With so much turnover on the Patriots roster over the past few years, it's put up or shut up time for several players.
I've listed ten players that I believe to be breakout candidates for 2010. This doesn't mean I think they will all break out; if they did, I'd expect the Patriots to be one of the best teams in the league.
With that, here's a list of 10 players who could be household names by the end of the 2010 season.
Shawn Crable has become a household name already, but not for on-field accomplishments—rather, much the opposite. A pair of injuries have kept him sidelined throughout the first two years of his career.
Crable has prototypical height, weight, and speed for 3-4 outside linebackers in Bill Belichick's scheme. His ceiling is incredibly high, as he proved in college with 13 sacks and four forced fumbles in two years as a starter.
This could be a make-or-break year for Crable, even being his first year on the field (if he makes it that far).
Edelman began his career on a high note by filling in admirably in limited time when "The Slot Machine" Wes Welker was down with injury on a couple of occasions.
That's the name of the game yet again in 2010, as Welker's return remains indefinite.
The rapport Brady and Edelman built last year could spell big things for the former Kent State quarterback, especially if Welker is out longer than we hope.
For all the youthful blood being pumped through New England's blood stream, Darius Butler may be catching the least attention.
He played incredibly well last year, even when teams targeted him with frequency; a calm, collected, and confident exterior goes a long way for NFL cornerbacks, who historically have fragile egos.
Tate recovered from a senior-season-ending injury in '08 at UNC, only to land back on IR in the NFL with another injury to the other knee.
Two years with very inconsistent field time could spell a little rust for Tate, but there's few better quarterbacks to help young receivers along than Tom Brady.
Some of you may be scratching your head, but let me explain.
Mayo has been a beast in the middle of New England's defense, registering 170 solo tackles in two years as a starter. He hasn't, however, been the big-play linebacker the Patriots sorely need him to be. He's only tallied 1.5 sacks, 2 forced fumbles, and 0 interceptions in his career.
He'll need to step up and be a play-maker for a New England defense that sorely lacked in the big-play area last year.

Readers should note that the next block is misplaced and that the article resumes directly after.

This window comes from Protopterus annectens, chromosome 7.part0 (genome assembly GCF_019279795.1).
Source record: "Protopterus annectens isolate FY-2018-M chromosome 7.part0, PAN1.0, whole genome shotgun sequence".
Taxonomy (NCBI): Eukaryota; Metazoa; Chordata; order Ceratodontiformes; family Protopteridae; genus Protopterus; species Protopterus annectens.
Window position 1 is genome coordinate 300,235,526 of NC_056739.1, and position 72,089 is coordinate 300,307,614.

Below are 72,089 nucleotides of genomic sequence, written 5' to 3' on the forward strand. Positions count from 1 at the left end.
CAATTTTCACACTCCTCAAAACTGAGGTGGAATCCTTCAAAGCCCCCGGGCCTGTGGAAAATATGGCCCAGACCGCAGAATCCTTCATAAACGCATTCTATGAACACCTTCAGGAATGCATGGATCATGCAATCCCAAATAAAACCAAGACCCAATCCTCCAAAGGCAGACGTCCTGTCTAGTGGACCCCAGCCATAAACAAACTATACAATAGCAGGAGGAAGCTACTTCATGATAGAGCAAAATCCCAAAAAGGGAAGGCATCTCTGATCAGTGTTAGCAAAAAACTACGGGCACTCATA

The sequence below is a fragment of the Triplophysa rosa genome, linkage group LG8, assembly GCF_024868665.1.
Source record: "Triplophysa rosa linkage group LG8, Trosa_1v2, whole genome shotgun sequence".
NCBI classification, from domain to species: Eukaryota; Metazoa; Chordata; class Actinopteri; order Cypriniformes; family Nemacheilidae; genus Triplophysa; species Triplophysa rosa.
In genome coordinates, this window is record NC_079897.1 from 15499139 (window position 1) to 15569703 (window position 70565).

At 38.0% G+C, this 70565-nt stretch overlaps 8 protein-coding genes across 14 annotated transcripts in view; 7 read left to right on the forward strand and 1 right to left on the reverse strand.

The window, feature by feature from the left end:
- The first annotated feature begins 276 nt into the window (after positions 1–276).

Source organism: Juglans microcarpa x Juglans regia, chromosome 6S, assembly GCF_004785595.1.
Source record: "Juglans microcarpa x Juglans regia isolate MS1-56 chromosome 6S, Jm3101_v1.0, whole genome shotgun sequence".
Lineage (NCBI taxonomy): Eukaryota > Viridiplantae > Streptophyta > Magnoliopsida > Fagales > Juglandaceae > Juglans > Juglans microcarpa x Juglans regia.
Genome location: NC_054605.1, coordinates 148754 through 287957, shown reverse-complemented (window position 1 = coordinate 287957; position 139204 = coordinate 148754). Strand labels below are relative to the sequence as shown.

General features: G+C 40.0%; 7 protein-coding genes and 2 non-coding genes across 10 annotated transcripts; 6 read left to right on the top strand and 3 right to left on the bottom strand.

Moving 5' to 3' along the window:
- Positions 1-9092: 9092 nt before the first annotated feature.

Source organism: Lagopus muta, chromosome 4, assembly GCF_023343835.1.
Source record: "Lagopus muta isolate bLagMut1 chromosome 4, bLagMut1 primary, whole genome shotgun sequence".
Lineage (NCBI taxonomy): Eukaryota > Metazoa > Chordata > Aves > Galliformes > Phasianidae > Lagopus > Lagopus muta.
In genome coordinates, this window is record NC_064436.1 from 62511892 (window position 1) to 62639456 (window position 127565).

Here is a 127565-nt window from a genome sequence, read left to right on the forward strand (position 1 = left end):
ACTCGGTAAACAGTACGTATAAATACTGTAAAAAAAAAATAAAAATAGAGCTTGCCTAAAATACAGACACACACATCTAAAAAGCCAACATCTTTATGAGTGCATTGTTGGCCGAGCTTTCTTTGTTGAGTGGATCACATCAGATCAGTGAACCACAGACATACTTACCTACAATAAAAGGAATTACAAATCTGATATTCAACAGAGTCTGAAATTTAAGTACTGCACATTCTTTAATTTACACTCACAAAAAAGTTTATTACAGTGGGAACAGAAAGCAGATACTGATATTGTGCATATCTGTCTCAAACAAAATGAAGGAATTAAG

Labeling a rookie that's coming back from back surgery might be a bad choice in hindsight, but I really like Gronk's upside; word out of camp is that he and Brady are quickly building rapport, too.
Add to that the fact that he'll be getting mentored by one of the best in Alge Crumpler, and Gronkowski could launch himself into a long and successful career if given the opportunity.
New England's first pick in the 2008 draft played well in limited time last year, reaching the quarterback twice and intercepting one pass in 16 games with only one start.
Chung has big play written all over him, especially as he gets increased reps over the span of the season. With James Sanders out of the equation, that appears to be increasing in likelihood.
New England's secondary is looking like a scary unit, and if Chung can come on strong early on, they'll be all the better for it.
New England fans are well aware of how Bill Belichick likes to utilize the whole stable of running backs in an effort to capitalize on the style and the best abilities of every player.
He averaged 4.4 yards per carry last year, and racked up five touchdowns in limited time in 2008. With the other backs in New England's stable so often injuried, more of that kind of play could earn him an increased workload in New England's crowded and aging backfield.
Despite playing in nine games and starting two, I couldn't find a picture of Brace playing a down anywhere, even Google. With an uncertain patchwork defensive line, Brace will have to step up big.
Of course, his position is the same as Vince WIlfork (NT), but putting the two massive tackles together could really help free up the linebackers by soaking up blockers; likewise, Jermaine Cunningham and Derrick Burgess are more 4-3 DEs than 3-4 OLBs (at least for the time being).
Cunningham played a lot of 4-3 defensive end at Florida, and although he has experience dropping into coverage, he excels with his hand in the ground.
Still, Bill Belichick has coached some great linebackers in his day, and will be able to get the most out of Cunningham as a linebacker. Likewise, the Patriots have the necessary personnel to effectively run a 4-3 front, and Cunningham could excel there as well.
Arguments could be made for several other players to be on this list—in fact, I wouldn't be surprised if I'm kicking myself in the ass by the end of the season for not putting Brandon Spikes or Devin McCourty on this list.
These, as mentioned before, are just my opinions of players that could break out if given the opportunity to do so. These are the players I feel are the most likely to have that opportunity due to roster depth and various other circumstances such as recent contracts and injury histories.
Feel free, as always, to weigh in with your opinions. Thanks for reading!